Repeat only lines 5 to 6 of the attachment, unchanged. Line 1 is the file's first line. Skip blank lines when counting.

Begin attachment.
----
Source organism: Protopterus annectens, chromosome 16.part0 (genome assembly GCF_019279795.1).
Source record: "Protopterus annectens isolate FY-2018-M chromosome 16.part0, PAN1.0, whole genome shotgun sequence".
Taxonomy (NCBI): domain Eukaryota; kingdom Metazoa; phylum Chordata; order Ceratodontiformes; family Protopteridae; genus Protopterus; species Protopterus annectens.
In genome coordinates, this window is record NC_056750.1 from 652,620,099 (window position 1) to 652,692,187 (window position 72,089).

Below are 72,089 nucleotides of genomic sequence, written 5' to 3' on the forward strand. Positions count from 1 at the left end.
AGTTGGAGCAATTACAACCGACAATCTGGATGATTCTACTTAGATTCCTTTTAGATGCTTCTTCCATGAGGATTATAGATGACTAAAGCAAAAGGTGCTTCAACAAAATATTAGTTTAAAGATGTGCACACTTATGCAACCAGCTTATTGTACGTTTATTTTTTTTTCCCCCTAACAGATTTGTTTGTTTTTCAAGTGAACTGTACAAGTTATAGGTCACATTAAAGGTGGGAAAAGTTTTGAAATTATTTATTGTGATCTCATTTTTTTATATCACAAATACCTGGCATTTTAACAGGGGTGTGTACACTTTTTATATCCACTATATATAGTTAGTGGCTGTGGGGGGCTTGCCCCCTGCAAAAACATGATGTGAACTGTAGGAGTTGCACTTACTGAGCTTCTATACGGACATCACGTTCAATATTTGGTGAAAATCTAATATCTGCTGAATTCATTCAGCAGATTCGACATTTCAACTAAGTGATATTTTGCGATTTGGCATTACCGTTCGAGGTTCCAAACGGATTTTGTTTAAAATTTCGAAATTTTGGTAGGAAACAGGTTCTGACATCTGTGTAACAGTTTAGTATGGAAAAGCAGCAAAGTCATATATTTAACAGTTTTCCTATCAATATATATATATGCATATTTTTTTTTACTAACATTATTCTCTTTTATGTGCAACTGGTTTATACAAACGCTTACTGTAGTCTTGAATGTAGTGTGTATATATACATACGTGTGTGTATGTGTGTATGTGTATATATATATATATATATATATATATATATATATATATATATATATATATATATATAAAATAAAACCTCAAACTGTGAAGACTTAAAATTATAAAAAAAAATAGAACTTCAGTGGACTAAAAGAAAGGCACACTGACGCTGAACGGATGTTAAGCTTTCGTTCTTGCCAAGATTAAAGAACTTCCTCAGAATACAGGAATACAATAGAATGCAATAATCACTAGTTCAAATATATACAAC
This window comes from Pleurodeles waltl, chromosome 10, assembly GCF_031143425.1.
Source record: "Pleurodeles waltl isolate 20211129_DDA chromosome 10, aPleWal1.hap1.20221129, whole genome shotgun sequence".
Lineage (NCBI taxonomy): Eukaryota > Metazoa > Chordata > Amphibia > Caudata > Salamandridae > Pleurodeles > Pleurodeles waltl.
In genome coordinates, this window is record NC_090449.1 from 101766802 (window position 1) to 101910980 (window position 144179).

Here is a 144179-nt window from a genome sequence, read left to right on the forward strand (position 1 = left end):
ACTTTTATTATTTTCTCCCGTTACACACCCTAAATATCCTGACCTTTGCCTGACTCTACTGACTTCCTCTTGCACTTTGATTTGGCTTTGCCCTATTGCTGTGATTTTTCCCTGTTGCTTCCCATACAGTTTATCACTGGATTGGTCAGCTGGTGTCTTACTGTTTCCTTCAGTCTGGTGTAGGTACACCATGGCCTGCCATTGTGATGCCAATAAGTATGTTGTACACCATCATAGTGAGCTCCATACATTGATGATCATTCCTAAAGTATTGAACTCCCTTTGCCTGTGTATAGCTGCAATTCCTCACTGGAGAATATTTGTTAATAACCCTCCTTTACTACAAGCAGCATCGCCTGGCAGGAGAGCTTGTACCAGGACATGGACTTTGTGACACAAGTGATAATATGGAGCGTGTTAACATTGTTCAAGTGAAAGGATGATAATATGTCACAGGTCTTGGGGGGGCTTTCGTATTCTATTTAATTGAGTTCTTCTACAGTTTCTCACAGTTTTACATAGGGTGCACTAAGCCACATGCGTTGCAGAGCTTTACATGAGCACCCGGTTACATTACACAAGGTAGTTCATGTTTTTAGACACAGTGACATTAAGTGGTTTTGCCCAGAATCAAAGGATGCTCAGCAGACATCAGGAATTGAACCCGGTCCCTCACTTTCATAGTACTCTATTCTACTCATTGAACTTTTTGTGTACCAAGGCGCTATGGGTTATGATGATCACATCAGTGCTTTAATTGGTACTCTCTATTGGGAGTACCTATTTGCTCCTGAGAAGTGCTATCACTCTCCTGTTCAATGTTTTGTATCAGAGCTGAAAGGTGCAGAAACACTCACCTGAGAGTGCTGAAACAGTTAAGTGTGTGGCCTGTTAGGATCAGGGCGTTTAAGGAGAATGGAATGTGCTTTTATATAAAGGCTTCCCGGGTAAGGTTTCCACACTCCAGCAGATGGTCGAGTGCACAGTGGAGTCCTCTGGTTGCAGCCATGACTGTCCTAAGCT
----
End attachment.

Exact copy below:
Below are 72,089 nucleotides of genomic sequence, written 5' to 3' on the forward strand. Positions count from 1 at the left end.
AGTTGGAGCAATTACAACCGACAATCTGGATGATTCTACTTAGATTCCTTTTAGATGCTTCTTCCATGAGGATTATAGATGACTAAAGCAAAAGGTGCTTCAACAAAATATTAGTTTAAAGATGTGCACACTTATGCAACCAGCTTATTGTACGTTTATTTTTTTTTCCCCCTAACAGATTTGTTTGTTTTTCAAGTGAACTGTACAAGTTATAGGTCACATTAAAGGTGGGAAAAGTTTTGAAATTATTTATTGTGATCTCATTTTTTTATATCACAAATACCTGGCATTTTAACAGGGGTGTGTACACTTTTTATATCCACTATATATAGTTAGTGGCTGTGGGGGGCTTGCCCCCTGCAAAAACATGATGTGAACTGTAGGAGTTGCACTTACTGAGCTTCTATACGGACATCACGTTCAATATTTGGTGAAAATCTAATATCTGCTGAATTCATTCAGCAGATTCGACATTTCAACTAAGTGATATTTTGCGATTTGGCATTACCGTTCGAGGTTCCAAACGGATTTTGTTTAAAATTTCGAAATTTTGGTAGGAAACAGGTTCTGACATCTGTGTAACAGTTTAGTATGGAAAAGCAGCAAAGTCATATATTTAACAGTTTTCCTATCAATATATATATATGCATATTTTTTTTTACTAACATTATTCTCTTTTATGTGCAACTGGTTTATACAAACGCTTACTGTAGTCTTGAATGTAGTGTGTATATATACATACGTGTGTGTATGTGTGTATGTGTATATATATATATATATATATATATATATATATATATATATATATATATATATATATAAAATAAAACCTCAAACTGTGAAGACTTAAAATTATAAAAAAAAATAGAACTTCAGTGGACTAAAAGAAAGGCACACTGACGCTGAACGGATGTTAAGCTTTCGTTCTTGCCAAGATTAAAGAACTTCCTCAGAATACAGGAATACAATAGAATGCAATAATCACTAGTTCAAATATATACAAC